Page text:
An organization’s workforce is its most important asset as well as one of its greatest investments. Understanding the importance of a good workforce is increasingly critical as organizations push to improve top and bottom line performance while managing costs. In addition, competition in the nonprofit marketplace – for talent, donations, support – is at an all-time high. Research shows a clear association between a nonprofit’s performance, on all levels, and its talent management practices. Nonprofits with better talent management practices attract better talent, earn significantly higher performance ratings, and succeed in fulfilling their missions more successfully. Yet, it is clear that some nonprofits have adopted counter-productive talent management practices, such as putting off hiring talent when needed, as a strategy for budget management. In a recent PNP survey, 40% of nonprofits polled had one to three staff vacancies for over 6 months. 20% had more than three vacancies for over a year. An organizational practice that keeps positions vacant is a bad strategy that drains the organization and is contrary to what research tells us: The best investment for an organization is its workforce. Every study shows that a nonprofit with a committed and fully productive workforce is more successful....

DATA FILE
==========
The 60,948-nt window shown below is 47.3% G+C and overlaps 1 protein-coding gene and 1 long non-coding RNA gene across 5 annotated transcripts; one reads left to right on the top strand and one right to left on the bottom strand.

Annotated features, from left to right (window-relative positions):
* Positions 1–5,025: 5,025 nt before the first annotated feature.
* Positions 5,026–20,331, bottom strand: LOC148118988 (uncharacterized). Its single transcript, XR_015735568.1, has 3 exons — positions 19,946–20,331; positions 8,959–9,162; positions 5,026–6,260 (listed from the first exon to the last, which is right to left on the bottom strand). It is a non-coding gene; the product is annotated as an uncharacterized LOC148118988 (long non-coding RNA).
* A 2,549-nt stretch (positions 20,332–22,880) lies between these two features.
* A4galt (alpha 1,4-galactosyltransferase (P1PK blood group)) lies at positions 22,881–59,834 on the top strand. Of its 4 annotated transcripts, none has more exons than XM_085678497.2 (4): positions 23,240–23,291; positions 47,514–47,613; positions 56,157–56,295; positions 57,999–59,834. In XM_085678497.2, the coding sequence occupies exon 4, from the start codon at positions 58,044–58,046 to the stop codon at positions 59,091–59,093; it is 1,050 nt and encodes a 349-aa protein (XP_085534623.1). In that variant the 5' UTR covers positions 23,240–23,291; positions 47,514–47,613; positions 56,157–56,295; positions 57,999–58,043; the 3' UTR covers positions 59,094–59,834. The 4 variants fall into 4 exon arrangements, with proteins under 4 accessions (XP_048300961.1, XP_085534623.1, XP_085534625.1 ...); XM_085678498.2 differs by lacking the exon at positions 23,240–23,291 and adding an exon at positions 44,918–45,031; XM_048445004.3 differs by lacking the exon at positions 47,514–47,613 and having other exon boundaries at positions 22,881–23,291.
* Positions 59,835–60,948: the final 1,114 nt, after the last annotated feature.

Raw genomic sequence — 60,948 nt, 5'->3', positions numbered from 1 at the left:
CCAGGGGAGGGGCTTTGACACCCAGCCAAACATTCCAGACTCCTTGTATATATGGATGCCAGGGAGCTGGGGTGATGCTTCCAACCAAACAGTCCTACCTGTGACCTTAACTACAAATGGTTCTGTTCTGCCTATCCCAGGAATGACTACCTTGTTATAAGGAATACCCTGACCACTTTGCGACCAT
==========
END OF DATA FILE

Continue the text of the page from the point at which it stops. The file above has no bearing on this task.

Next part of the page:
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3 Ways to Help Your Team Excel This Year

blackoliveco
1. Provide your employees with the proper job training—and don’t stop. Successful onboarding is only a step in the process of helping your employees develop their skills. Employees are far more likely to stay with the company when you provide opportunities for professional development and a path for career growth. This helps you build the talent and teams needed to deliver on your mission. 2. Focus on strengths. Research from the Gallup Organization found that building on employee strengths is much more effective than trying to improve weaknesses. Individuals who use their strengths are six times more likely to be engaged in their job. Find out more in the report State of the American Workplace. 3. Help everyone feel valued. Help your team members see the value they bring to the organization, and make sure they know you see it too. Engage team members in finding solutions instead of simply providing directions. Trust them with challenges. When you create a culture based on respect and individual value, it helps you, your team, and your bottom line.